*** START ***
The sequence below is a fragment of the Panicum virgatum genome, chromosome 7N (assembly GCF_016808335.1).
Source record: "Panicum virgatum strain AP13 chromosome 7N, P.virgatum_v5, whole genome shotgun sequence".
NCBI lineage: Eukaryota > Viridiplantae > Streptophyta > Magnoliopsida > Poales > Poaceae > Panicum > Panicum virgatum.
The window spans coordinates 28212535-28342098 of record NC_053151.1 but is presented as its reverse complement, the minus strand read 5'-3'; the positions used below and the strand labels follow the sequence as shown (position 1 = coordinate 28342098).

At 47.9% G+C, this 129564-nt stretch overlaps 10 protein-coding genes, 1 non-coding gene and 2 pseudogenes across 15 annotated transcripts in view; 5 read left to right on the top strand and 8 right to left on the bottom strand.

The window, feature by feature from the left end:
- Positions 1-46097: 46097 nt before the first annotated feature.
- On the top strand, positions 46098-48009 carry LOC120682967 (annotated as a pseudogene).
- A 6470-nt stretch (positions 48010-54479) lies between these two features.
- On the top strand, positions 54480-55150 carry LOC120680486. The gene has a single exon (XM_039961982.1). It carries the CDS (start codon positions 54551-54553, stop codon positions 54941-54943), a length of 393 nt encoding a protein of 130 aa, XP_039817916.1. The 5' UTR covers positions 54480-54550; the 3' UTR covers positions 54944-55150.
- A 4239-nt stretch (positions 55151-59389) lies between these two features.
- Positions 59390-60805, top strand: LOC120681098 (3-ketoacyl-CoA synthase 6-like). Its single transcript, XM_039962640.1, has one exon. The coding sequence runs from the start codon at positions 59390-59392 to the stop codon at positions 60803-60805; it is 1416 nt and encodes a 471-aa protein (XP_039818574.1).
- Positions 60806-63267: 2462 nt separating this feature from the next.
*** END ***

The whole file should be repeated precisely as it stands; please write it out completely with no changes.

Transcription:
The sequence below is a fragment of the Panicum virgatum genome, chromosome 7N (assembly GCF_016808335.1).
Source record: "Panicum virgatum strain AP13 chromosome 7N, P.virgatum_v5, whole genome shotgun sequence".
NCBI lineage: Eukaryota > Viridiplantae > Streptophyta > Magnoliopsida > Poales > Poaceae > Panicum > Panicum virgatum.
The window spans coordinates 28212535-28342098 of record NC_053151.1 but is presented as its reverse complement, the minus strand read 5'-3'; the positions used below and the strand labels follow the sequence as shown (position 1 = coordinate 28342098).

At 47.9% G+C, this 129564-nt stretch overlaps 10 protein-coding genes, 1 non-coding gene and 2 pseudogenes across 15 annotated transcripts in view; 5 read left to right on the top strand and 8 right to left on the bottom strand.

The window, feature by feature from the left end:
- Positions 1-46097: 46097 nt before the first annotated feature.
- On the top strand, positions 46098-48009 carry LOC120682967 (annotated as a pseudogene).
- A 6470-nt stretch (positions 48010-54479) lies between these two features.
- On the top strand, positions 54480-55150 carry LOC120680486. The gene has a single exon (XM_039961982.1). It carries the CDS (start codon positions 54551-54553, stop codon positions 54941-54943), a length of 393 nt encoding a protein of 130 aa, XP_039817916.1. The 5' UTR covers positions 54480-54550; the 3' UTR covers positions 54944-55150.
- A 4239-nt stretch (positions 55151-59389) lies between these two features.
- Positions 59390-60805, top strand: LOC120681098 (3-ketoacyl-CoA synthase 6-like). Its single transcript, XM_039962640.1, has one exon. The coding sequence runs from the start codon at positions 59390-59392 to the stop codon at positions 60803-60805; it is 1416 nt and encodes a 471-aa protein (XP_039818574.1).
- Positions 60806-63267: 2462 nt separating this feature from the next.